Tuesday, March 11, 2014

Watercolors by Charles E. Dana


Here's a painting of a door in Friburg by Pennsylvania artist Charles E. Dana (1843-1924). He studied architecture in Munich, and then went to Paris to learn from Gérôme and Bonnat.


The iron grille in the window, with rectangular mullions behind it, would have taken considerable patience and skill to record in the subtractive medium of transparent watercolor.


A 1915 article described him "as a student always, living much in the past, searching out the works of old craftsmen. It is only natural that his subjects should have been for the most part along the lanes and by-paths where these interests led him. So we find his work quite removed from that of the painter of moods, and his pictures depicting and recording certain real things which were in themselves the expression of the artist-craftsmen of a bygone period."

Left: A street in Cairo by Charles E. Dana

4 comments:

Jonathan Mayer said...

Do we know for sure that he was using a modern watercolor technique? Around the turn of the century, it was more common to use a wash-out technique, which was made possible because the paper had a higher quantity of size in it. The watercolor could be lifted from the substrate much more easily, so it was possible to paint darks first, then lift out the highlights.

It doesn't look like he probably used that technique here, but it's hard to tell without more detail.

Rich said...

There are quite a few painter-architects (or architect-painters) out there; past or present.
On the realm of painting they seem to have a grip of their own.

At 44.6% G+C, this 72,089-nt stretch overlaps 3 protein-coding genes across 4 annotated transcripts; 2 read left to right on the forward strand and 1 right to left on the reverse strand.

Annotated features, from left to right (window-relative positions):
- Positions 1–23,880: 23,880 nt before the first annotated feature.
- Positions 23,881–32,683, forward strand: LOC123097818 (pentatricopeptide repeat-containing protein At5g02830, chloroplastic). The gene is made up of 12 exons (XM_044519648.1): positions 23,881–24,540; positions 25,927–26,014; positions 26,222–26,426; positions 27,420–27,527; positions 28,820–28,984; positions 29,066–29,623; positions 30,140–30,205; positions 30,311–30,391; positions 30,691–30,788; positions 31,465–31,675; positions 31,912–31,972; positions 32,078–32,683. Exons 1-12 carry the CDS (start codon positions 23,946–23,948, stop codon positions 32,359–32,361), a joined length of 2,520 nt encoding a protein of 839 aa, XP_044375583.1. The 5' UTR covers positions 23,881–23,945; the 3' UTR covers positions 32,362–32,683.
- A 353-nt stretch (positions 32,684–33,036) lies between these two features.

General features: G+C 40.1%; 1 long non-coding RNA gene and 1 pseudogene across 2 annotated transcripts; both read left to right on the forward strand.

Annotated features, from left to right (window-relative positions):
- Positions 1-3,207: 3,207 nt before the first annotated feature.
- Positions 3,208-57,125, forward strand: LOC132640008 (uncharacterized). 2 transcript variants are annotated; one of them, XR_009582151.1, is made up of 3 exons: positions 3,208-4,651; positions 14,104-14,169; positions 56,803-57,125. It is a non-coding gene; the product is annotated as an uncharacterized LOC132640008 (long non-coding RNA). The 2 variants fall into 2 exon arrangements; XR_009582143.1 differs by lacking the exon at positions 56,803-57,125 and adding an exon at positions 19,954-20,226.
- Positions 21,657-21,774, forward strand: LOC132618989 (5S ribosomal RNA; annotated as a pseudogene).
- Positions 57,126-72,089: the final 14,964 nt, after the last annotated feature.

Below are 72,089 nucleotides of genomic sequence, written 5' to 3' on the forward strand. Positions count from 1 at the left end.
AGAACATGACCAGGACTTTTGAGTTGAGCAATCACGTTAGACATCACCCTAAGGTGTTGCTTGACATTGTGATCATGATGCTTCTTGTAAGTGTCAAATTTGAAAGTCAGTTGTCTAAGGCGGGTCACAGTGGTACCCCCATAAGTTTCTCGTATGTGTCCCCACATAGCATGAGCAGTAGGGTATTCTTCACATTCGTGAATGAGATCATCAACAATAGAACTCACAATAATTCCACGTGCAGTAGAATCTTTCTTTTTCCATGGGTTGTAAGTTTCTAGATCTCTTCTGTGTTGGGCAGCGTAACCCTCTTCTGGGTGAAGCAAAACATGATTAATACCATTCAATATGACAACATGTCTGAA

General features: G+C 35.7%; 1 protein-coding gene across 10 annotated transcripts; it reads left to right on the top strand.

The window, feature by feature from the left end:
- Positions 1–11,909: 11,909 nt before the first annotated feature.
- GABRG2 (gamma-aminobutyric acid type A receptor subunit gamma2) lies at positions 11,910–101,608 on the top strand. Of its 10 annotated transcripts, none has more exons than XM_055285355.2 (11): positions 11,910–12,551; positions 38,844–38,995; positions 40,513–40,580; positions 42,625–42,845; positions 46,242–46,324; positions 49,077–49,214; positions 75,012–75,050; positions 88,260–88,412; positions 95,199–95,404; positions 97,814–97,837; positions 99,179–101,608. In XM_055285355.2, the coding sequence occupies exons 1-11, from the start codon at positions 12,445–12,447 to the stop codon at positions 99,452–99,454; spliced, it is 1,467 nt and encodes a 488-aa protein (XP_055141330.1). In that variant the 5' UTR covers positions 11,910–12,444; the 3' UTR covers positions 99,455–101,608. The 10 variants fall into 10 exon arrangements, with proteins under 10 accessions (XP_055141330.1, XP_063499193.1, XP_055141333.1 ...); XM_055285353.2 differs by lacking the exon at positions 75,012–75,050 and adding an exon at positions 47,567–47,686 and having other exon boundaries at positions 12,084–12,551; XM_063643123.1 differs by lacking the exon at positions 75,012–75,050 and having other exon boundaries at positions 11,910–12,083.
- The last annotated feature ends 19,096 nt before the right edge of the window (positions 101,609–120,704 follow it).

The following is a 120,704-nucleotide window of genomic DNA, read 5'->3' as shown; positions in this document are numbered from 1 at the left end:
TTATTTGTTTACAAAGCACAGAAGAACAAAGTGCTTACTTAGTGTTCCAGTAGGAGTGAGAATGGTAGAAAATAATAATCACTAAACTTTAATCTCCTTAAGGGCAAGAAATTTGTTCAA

krystal said...

Fantastic! Yes, Le Corb was a painter, Gehry is a sculptor; Thom Mayne is a painter, Hundertwasser, Rem Koolhaas, Steve Holl etc. I often find that the painting is very sculptural; like how Mayne uses liquid graphite paste and carves/etches into designs upon designs on mylar and vellum and paints over them (which also alludes to the company name, "Morphosis". There is a book I picked up which is a Masterclass on technique of quite a few Architects: Architectural Drawing Masterclass" by Tom Porter. Last weekend, I visited the Eames House (there's a neat exhibit at Art Center at the moment; runs until May) and of course he used many different media. His wife also painted under Hans Hofmann; there is that great painting by the spiral stairs of the house; "For C (Charles, her husband) with a muted palette". Fascinating stuff, especially as I am studying Architecture, but I love drawing, painting and sculpting. Great post. Thanks!

David Webb said...

These are lovely, James. They remind me of an English artist ~ Ernest W. Haslehust (1866-1949). He was another of our railway artists. He was also the illustrator of a series of books on various countys in the UK. He was very prolific and there are plenty of his watercolours on the web.